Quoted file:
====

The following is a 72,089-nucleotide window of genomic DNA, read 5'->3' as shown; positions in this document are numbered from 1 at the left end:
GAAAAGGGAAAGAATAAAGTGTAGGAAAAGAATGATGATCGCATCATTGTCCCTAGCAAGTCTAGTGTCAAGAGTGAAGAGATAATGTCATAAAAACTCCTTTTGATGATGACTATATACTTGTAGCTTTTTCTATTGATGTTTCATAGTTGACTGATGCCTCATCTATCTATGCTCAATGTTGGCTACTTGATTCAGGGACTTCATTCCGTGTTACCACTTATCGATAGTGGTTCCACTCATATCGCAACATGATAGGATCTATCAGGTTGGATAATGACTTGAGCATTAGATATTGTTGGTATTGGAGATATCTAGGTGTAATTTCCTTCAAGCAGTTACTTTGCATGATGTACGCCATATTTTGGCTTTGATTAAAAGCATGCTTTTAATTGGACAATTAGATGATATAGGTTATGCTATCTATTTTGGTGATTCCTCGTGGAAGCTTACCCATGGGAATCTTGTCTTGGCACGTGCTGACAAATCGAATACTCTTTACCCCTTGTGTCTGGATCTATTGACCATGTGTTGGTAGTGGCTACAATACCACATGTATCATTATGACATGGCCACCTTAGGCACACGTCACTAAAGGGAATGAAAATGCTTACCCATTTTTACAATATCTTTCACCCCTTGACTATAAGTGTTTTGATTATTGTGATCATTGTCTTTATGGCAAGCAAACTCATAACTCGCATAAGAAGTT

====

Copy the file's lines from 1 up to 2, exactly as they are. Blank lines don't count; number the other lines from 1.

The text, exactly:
The following is a 72,089-nucleotide window of genomic DNA, read 5'->3' as shown; positions in this document are numbered from 1 at the left end:
GAAAAGGGAAAGAATAAAGTGTAGGAAAAGAATGATGATCGCATCATTGTCCCTAGCAAGTCTAGTGTCAAGAGTGAAGAGATAATGTCATAAAAACTCCTTTTGATGATGACTATATACTTGTAGCTTTTTCTATTGATGTTTCATAGTTGACTGATGCCTCATCTATCTATGCTCAATGTTGGCTACTTGATTCAGGGACTTCATTCCGTGTTACCACTTATCGATAGTGGTTCCACTCATATCGCAACATGATAGGATCTATCAGGTTGGATAATGACTTGAGCATTAGATATTGTTGGTATTGGAGATATCTAGGTGTAATTTCCTTCAAGCAGTTACTTTGCATGATGTACGCCATATTTTGGCTTTGATTAAAAGCATGCTTTTAATTGGACAATTAGATGATATAGGTTATGCTATCTATTTTGGTGATTCCTCGTGGAAGCTTACCCATGGGAATCTTGTCTTGGCACGTGCTGACAAATCGAATACTCTTTACCCCTTGTGTCTGGATCTATTGACCATGTGTTGGTAGTGGCTACAATACCACATGTATCATTATGACATGGCCACCTTAGGCACACGTCACTAAAGGGAATGAAAATGCTTACCCATTTTTACAATATCTTTCACCCCTTGACTATAAGTGTTTTGATTATTGTGATCATTGTCTTTATGGCAAGCAAACTCATAACTCGCATAAGAAGTT